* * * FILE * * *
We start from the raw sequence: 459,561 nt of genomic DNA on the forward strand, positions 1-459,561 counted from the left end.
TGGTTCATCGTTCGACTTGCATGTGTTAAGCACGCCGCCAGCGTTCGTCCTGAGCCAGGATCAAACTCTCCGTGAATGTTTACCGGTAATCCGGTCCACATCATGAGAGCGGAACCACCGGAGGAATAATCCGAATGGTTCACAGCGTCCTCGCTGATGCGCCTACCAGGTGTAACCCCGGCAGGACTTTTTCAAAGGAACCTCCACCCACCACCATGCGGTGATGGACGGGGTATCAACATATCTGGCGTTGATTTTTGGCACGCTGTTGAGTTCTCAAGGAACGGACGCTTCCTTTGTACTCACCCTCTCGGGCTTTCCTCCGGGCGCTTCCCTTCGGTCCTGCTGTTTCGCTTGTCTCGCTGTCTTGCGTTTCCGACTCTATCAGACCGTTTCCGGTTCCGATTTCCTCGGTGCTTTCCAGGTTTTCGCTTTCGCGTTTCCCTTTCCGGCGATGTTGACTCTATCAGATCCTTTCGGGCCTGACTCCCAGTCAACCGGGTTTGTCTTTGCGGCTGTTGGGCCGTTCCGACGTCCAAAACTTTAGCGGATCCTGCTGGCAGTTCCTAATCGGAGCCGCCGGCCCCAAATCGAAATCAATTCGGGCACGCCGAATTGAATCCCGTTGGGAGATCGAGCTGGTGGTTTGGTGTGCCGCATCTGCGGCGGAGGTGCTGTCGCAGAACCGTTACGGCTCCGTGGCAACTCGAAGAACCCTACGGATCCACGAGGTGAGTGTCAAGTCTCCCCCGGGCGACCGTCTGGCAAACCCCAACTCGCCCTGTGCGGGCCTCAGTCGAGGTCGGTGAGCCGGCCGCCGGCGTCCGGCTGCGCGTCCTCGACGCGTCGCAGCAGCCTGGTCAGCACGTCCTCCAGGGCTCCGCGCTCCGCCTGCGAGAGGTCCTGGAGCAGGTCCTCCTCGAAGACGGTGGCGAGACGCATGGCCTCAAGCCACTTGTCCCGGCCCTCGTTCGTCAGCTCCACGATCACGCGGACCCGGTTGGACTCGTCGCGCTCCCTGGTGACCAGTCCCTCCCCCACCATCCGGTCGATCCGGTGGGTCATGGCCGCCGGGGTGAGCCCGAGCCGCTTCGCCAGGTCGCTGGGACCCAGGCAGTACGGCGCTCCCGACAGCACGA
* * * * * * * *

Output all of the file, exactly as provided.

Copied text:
We start from the raw sequence: 459,561 nt of genomic DNA on the forward strand, positions 1-459,561 counted from the left end.
TGGTTCATCGTTCGACTTGCATGTGTTAAGCACGCCGCCAGCGTTCGTCCTGAGCCAGGATCAAACTCTCCGTGAATGTTTACCGGTAATCCGGTCCACATCATGAGAGCGGAACCACCGGAGGAATAATCCGAATGGTTCACAGCGTCCTCGCTGATGCGCCTACCAGGTGTAACCCCGGCAGGACTTTTTCAAAGGAACCTCCACCCACCACCATGCGGTGATGGACGGGGTATCAACATATCTGGCGTTGATTTTTGGCACGCTGTTGAGTTCTCAAGGAACGGACGCTTCCTTTGTACTCACCCTCTCGGGCTTTCCTCCGGGCGCTTCCCTTCGGTCCTGCTGTTTCGCTTGTCTCGCTGTCTTGCGTTTCCGACTCTATCAGACCGTTTCCGGTTCCGATTTCCTCGGTGCTTTCCAGGTTTTCGCTTTCGCGTTTCCCTTTCCGGCGATGTTGACTCTATCAGATCCTTTCGGGCCTGACTCCCAGTCAACCGGGTTTGTCTTTGCGGCTGTTGGGCCGTTCCGACGTCCAAAACTTTAGCGGATCCTGCTGGCAGTTCCTAATCGGAGCCGCCGGCCCCAAATCGAAATCAATTCGGGCACGCCGAATTGAATCCCGTTGGGAGATCGAGCTGGTGGTTTGGTGTGCCGCATCTGCGGCGGAGGTGCTGTCGCAGAACCGTTACGGCTCCGTGGCAACTCGAAGAACCCTACGGATCCACGAGGTGAGTGTCAAGTCTCCCCCGGGCGACCGTCTGGCAAACCCCAACTCGCCCTGTGCGGGCCTCAGTCGAGGTCGGTGAGCCGGCCGCCGGCGTCCGGCTGCGCGTCCTCGACGCGTCGCAGCAGCCTGGTCAGCACGTCCTCCAGGGCTCCGCGCTCCGCCTGCGAGAGGTCCTGGAGCAGGTCCTCCTCGAAGACGGTGGCGAGACGCATGGCCTCAAGCCACTTGTCCCGGCCCTCGTTCGTCAGCTCCACGATCACGCGGACCCGGTTGGACTCGTCGCGCTCCCTGGTGACCAGTCCCTCCCCCACCATCCGGTCGATCCGGTGGGTCATGGCCGCCGGGGTGAGCCCGAGCCGCTTCGCCAGGTCGCTGGGACCCAGGCAGTACGGCGCTCCCGACAGCACGA